I am not the Pandora’s Box of hate speech that some afraid I’ve turned into.
I am an anti-racist, social justice activist who has been battling in the trenches. My weapon is a bass guitar, not a bullet. I believe in creating meaningful conversation, not shutting down people, especially those with opposing views.
I started an Asian American band called The Slants. These days, we’re probably more known for fighting the government than for fighting stereotypes. But in either case, we’re challenging systemic racism.
In what seemed like a century ago, we filed a simple application for a trademark registration but it turned into an unimaginable legal debacle that has spanned six years, thousands of pages of argument, when the Trademark Office decided that the band name was a racial slur. They said that my intention didn’t matter: my ethnicity provided the context for the common, everyday word to become a racial slur. The logic used by the Trademark Office is troubling: anyone may register a trademark for “Slant” except Asians. We are too Asian. But we aren’t afraid to fire back.
Our justice work has been called empowering, racist, important, shameful. I’ve received death threats from white supremacists and encouragement from activists of all stripes. I’ve thrown into the media spotlight to have my intentions scrutinized under a microscope. I’ve heard more false stories, assumptions, and misquotes about me than I can count.
Most recently, and what has stung the most, was that I received accusations from several Asian American legal groups. There’s a guest blog on Angry Asian Man, which explains the ethical problems that I have with their approach here.
The National Asian Pacific American Bar Association (NAPABA), the South Asian Bar Association of DC (SABA-DC), and Korematsu Center of Seattle University filed a legal brief in full support of the Trademark Office’s action.They believed that it was important to do so because our case “may affect the power of the government to deny or cancel trademarks that contain disparaging content,” which could give a “federal stamp of approval” for said behavior or content.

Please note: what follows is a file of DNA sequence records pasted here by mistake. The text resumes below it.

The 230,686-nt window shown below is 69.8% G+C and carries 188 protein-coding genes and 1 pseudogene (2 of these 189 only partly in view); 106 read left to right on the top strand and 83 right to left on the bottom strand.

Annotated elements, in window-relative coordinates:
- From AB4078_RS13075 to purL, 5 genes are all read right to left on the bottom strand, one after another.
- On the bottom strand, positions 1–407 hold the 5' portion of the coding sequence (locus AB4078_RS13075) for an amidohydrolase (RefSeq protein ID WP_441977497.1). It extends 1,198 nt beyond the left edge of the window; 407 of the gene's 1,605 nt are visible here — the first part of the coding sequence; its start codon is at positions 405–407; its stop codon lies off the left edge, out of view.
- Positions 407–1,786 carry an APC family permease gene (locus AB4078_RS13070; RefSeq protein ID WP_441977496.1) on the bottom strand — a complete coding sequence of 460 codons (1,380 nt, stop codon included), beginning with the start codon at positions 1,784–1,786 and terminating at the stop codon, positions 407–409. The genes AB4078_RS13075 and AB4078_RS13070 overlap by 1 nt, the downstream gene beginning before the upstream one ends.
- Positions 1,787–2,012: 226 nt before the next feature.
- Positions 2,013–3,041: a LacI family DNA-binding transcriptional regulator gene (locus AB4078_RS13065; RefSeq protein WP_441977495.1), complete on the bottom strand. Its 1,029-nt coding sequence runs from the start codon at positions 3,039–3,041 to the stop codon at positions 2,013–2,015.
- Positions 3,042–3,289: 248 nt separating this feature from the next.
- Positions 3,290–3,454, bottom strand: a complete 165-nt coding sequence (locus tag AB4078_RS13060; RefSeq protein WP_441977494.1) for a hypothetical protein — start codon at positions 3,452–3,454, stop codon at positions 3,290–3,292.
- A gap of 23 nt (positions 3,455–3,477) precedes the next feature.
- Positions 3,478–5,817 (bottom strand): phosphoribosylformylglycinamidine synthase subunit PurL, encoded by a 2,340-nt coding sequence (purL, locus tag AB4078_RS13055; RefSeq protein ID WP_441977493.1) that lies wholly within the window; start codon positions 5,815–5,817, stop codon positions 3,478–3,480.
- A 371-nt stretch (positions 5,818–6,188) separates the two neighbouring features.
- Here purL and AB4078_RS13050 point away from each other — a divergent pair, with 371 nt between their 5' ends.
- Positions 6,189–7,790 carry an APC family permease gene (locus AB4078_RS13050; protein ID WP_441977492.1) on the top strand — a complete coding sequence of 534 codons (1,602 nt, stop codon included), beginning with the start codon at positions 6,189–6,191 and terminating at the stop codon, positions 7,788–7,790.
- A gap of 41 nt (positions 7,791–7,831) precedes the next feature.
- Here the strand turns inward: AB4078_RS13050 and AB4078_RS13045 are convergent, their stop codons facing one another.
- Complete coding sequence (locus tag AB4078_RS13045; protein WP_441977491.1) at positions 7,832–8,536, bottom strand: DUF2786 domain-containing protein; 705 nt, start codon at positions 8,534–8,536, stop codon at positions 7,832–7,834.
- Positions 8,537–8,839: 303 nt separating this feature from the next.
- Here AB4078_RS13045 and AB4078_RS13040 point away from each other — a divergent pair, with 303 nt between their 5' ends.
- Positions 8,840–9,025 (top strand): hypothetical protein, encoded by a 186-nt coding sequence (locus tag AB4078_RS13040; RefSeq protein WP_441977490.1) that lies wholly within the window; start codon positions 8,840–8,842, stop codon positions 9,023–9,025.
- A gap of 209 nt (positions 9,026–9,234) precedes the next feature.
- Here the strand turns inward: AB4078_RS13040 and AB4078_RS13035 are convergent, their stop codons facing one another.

In other words, it came from a position of fear. It was an ends-justify-the-means, broadly sweeping process that meant some people along the way had to get hurt. In this case, those targets included my band, as well as all activists, artists, nonprofits, and businesses that engage in reapproriation as a method for creating social change. They believe that my case may open the floodgate of hate speech.
However, is it worth suppressing the voices of the oppressed in fear of losing one avenue for protecting against disparaging trademark registrations? Is the solution for hate speech censorship? No, the solution is more speech. Better speech.
The American Civil Liberties Union writes, “Free speech rights are indivisible. Restricting the speech of one group or individual jeopardizes everyone’s rights because the same laws or regulations used to silence bigots can be used to silence you. Conversely, laws that defend free speech for bigots can be used to defend the rights of civil rights workers, anti-war protesters, lesbian and gay activists and others fighting for justice.”